Kennedy trying to keep Dunbar streaking

Poets go for title No. 3 in row, first in Class 1A

Chesapeake's family bond

Girls basketball notebook

High Schools

March 07, 2002|By Katherine Dunn and Edward Lee | Katherine Dunn and Edward Lee,SUN STAFF

Dunbar senior Toni Kennedy has never lost a state tournament basketball game, and she plans to keep it that way.

As No. 4 Dunbar heads into tomorrow night's state Class 1A semifinal meeting with Bohemia Manor, Kennedy is about to put the finishing touches on an amazing high school run.

The 5-foot-7 guard, known for her long-distance shooting, is 4-0 in the state tournament, helping the Poets bring home the past two 2A crowns. She has never lost a game at home, either, as the Poets ran their Orleans Street streak to 48. In Kennedy's four years, the Poets have gone 92-10.

This season, however, has been a little different than all the others. For the first time in her career, Kennedy was the lone star returning after All-Metro point guard Tiffany Jones ran out of eligibility.

For Kennedy, her newfound status was a double-edged sword. She now draws tons of defensive attention.

"I used to dream that teams did that. Now I hate it," Kennedy said with a laugh, "but it's not bad due to the fact that we have so many people who can score."

Still, Kennedy averages 18.1 points and can regularly hit from 25 or 26 feet out.

"Most of the teams that scout us know she'll shot it long, so they'll run doubles at her or play box-and-one," said Poets coach Wardell Selby. "It has been tough for her because in the past they were looking at Keisha [Wills] and Tiffany, and now everything is focussed on her. She's never been in that situation, so we talked and we adjusted and it's worked out. She's had a real good year."

The Poets are the only team with the chance to repeat as champions in the tournament and another title would put them in elite company. Only four other programs have won three or more consecutive titles, and no Baltimore City program has ever won three times.

All in the family

For No. 15 Chesapeake of Anne Arundel County, basketball is a family affair.

Junior guard Lynnea Spinnenweber's father, John, is the team's coach. Junior guard Courtney Gogolinski's dad, Gary, is an assistant coach.

That means that the coaching on the court doesn't necessarily end there, Lynnea Spinnenweber said.

"Everything carries over," she said. "Whatever happens at practice, it carries over to home."

Courtney Gogolinski said her father has learned to let her approach him after practices and games.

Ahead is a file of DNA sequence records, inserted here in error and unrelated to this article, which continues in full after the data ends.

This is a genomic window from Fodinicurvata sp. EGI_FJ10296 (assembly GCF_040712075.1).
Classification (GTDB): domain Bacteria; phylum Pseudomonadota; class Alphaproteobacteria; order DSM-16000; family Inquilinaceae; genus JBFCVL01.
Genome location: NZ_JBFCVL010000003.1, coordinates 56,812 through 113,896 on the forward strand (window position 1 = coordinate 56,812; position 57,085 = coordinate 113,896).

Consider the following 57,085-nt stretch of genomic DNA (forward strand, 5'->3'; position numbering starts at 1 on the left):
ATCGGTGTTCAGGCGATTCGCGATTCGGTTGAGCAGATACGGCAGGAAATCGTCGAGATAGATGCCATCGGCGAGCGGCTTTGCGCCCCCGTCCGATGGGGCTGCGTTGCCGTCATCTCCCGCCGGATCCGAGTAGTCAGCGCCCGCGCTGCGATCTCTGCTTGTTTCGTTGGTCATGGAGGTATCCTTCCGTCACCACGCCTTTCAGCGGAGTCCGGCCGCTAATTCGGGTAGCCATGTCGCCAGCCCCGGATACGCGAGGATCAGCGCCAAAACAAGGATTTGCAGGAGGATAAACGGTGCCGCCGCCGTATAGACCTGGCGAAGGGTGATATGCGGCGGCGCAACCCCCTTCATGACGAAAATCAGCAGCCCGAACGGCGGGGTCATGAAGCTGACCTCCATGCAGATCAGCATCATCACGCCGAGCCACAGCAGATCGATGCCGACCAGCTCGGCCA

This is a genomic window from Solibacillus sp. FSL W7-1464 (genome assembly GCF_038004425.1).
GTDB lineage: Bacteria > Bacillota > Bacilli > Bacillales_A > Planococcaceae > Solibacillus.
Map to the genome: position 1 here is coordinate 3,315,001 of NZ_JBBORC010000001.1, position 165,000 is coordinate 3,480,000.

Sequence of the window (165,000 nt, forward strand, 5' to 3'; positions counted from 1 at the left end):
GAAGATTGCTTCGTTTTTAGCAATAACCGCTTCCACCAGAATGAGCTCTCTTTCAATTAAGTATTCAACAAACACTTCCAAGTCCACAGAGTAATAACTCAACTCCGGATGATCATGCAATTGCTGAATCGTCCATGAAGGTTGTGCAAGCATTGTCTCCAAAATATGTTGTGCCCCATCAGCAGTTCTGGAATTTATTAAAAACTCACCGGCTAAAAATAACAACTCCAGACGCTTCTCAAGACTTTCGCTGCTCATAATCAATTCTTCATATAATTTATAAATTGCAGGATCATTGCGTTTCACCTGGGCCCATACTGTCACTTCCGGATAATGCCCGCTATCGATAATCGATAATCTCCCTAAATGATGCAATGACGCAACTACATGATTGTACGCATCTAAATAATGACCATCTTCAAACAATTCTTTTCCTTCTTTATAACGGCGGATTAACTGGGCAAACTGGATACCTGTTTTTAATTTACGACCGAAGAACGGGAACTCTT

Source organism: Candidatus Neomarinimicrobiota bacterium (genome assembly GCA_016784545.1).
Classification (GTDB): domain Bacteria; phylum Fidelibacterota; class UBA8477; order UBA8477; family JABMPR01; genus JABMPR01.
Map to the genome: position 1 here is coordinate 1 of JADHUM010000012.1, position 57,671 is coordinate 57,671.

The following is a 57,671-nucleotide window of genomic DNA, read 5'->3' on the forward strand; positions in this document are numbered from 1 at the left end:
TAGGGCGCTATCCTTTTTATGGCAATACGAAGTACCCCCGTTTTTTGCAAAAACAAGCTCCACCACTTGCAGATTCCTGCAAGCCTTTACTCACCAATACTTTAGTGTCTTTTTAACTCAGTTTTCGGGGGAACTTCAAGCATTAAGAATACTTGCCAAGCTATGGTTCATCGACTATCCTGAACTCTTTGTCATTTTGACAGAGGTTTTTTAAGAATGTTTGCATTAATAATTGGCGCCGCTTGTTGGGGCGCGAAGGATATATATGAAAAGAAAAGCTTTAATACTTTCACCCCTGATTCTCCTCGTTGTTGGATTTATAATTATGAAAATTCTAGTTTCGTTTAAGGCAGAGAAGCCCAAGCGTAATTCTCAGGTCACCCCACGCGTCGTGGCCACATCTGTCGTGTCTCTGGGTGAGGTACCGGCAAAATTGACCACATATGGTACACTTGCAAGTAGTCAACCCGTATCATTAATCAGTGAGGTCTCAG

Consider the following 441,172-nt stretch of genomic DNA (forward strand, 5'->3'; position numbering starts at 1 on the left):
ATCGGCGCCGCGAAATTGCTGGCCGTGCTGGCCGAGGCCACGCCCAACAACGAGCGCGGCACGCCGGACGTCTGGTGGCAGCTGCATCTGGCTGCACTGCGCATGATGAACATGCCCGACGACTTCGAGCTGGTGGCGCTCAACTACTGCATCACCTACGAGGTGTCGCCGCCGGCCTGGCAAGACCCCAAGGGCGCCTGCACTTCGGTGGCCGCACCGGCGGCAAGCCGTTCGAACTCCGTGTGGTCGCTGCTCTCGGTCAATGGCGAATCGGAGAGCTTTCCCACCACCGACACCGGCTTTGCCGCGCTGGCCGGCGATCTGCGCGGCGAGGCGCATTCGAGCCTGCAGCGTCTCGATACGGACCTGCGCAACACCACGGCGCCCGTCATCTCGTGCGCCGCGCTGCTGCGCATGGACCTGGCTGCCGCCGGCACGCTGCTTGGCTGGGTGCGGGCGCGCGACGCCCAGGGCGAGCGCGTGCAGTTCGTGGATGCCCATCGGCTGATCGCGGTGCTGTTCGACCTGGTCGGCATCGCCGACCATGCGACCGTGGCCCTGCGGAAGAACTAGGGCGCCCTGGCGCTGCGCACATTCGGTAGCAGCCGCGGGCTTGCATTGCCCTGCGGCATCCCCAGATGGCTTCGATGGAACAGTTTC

"Sometimes it's like, `Dad, I need some help.' Other times, it's like, `I know what I did. I don't need to talk about it,' " she said. "He's learned to back off a little bit."

Coaching their children is old hat for John Spinnenweber and Gary Gogolinski. Both men coached their sons, John Jr. and Jason, when they played for the Cougars boys basketball team during the 1997-98 season.

"It's a blessing to coach your own kid and have her play well," John Spinnenweber said of coaching his daughter and her teammates to the school's second 4A East Regional championship. "You always want all of your players to do well, but it's an extra blessing when your own kid plays well."

Rookie encounters

Hammond coach Mona Jackson and Aberdeen coach Brandi Barnes have more in common than guiding their teams to the state semifinals as rookie head coaches.

Both have been to the state tournament before -- as players.

Jackson, a 5-9 All-Howard County forward/guard, led Howard to the 3A title in 1994 as well as a return trip to the semifinals in 1995. Barnes, 6-3 center and three-time All-Harford County selection, carried Joppatowne to the title game in 1994 and semifinal appearances in 1995 and 1996.

Sister act

Carly and Sandy Wasserbach had not played a basketball game together in five years when freshman Sandy joined her sister at Catonsville last fall. Still, it didn't take long for the genetic connection to emerge.

"One night, Sandy was driving down the floor and she had Becky Clipp and Carly out on the wings," said Comets coach Mike Mohler. "I said to the people on the bench, `Guess where this one's going?' Sure enough, it went to Carly and she got fouled on the play. While they were on the foul line, I said to Becky, `You didn't have a chance. Blood's thicker than water.' "

Carly said the connection also stems from playing a lot of recreation ball together when they were little.

"We know each other so well that we always look for each other," Carly said. "I can't really describe it, but there is something there that wouldn't be there if she wasn't my sister."

As the No. 8 Comets go into tomorrow night's 2A semifinal, Carly, a 5-8 junior forward, averages 12.6 points and 9.1 rebounds while Sandy, a 5-6 point guard, adds 8.5 points and 6.0 rebounds as well as 3.0 assists a game -- many of them to her sister.

Despite the tendency to look for each other, the Wasserbachs fit well into a balanced team that can have a different high scorer for every day of the week.

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